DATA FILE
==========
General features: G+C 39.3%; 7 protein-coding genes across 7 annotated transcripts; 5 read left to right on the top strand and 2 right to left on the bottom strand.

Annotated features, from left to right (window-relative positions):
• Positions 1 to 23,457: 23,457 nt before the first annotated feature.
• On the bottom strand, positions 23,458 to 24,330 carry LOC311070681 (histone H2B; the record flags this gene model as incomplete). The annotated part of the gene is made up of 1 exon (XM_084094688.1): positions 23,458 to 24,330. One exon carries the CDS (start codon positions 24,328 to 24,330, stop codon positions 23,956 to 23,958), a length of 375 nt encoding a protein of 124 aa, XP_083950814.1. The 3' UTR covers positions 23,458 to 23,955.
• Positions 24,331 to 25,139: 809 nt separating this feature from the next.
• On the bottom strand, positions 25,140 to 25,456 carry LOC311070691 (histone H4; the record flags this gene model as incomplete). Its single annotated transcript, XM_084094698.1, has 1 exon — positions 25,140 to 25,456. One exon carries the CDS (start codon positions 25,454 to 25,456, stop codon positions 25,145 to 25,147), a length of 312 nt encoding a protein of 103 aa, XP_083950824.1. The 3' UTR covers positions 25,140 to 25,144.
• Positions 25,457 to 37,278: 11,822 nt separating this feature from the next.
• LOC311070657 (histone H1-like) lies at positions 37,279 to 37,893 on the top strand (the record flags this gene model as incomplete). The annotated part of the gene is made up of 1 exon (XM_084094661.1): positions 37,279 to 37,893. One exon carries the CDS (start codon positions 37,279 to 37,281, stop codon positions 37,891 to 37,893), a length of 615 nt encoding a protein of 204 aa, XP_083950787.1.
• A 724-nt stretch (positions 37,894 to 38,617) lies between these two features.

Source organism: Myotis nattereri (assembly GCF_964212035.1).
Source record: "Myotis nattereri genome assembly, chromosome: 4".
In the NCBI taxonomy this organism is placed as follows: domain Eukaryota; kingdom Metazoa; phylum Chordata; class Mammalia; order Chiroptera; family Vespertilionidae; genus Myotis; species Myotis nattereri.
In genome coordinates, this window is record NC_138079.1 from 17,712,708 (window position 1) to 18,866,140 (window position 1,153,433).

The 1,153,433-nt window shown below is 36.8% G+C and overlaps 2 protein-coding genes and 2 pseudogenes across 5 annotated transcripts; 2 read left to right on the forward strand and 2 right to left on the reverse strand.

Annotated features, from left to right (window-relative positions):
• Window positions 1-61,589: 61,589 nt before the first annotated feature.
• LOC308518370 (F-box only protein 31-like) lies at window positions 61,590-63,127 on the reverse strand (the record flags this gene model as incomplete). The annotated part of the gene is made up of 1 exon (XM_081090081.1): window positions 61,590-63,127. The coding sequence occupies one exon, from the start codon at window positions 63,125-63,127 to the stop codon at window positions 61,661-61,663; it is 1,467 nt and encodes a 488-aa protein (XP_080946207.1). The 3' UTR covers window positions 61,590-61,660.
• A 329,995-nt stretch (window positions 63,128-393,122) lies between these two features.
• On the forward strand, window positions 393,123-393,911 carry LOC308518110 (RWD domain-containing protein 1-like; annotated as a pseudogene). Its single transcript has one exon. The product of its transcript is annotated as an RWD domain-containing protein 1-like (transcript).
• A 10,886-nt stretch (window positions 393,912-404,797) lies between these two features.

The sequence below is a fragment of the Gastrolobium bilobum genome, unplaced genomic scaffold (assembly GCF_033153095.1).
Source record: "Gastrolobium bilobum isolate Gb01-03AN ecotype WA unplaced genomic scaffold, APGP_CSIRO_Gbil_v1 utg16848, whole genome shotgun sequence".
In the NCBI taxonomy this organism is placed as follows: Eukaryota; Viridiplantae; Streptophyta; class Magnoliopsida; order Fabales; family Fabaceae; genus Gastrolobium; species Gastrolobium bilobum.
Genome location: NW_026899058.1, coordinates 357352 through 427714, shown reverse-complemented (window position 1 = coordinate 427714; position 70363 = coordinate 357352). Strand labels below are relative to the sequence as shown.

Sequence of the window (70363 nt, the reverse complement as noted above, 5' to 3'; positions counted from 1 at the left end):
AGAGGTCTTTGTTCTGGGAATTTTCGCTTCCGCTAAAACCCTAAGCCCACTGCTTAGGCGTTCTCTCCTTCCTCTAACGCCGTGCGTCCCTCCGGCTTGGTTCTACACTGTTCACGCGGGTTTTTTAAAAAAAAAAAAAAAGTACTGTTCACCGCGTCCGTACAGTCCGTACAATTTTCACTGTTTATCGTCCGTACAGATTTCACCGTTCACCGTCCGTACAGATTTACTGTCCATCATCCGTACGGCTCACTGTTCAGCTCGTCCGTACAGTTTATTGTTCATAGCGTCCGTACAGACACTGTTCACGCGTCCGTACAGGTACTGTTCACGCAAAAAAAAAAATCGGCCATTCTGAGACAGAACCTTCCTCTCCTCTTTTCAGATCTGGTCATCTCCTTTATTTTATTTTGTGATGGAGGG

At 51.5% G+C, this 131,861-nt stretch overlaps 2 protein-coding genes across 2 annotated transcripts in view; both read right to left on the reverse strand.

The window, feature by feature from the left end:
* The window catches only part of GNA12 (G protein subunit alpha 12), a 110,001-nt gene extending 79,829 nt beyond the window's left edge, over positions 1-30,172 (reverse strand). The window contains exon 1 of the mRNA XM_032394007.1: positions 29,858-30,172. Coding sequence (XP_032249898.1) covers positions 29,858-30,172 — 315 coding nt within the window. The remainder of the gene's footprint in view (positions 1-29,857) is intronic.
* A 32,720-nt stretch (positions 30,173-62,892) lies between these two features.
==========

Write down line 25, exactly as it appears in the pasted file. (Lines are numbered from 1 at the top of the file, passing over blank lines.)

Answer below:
Sequence of the window (70363 nt, the reverse complement as noted above, 5' to 3'; positions counted from 1 at the left end):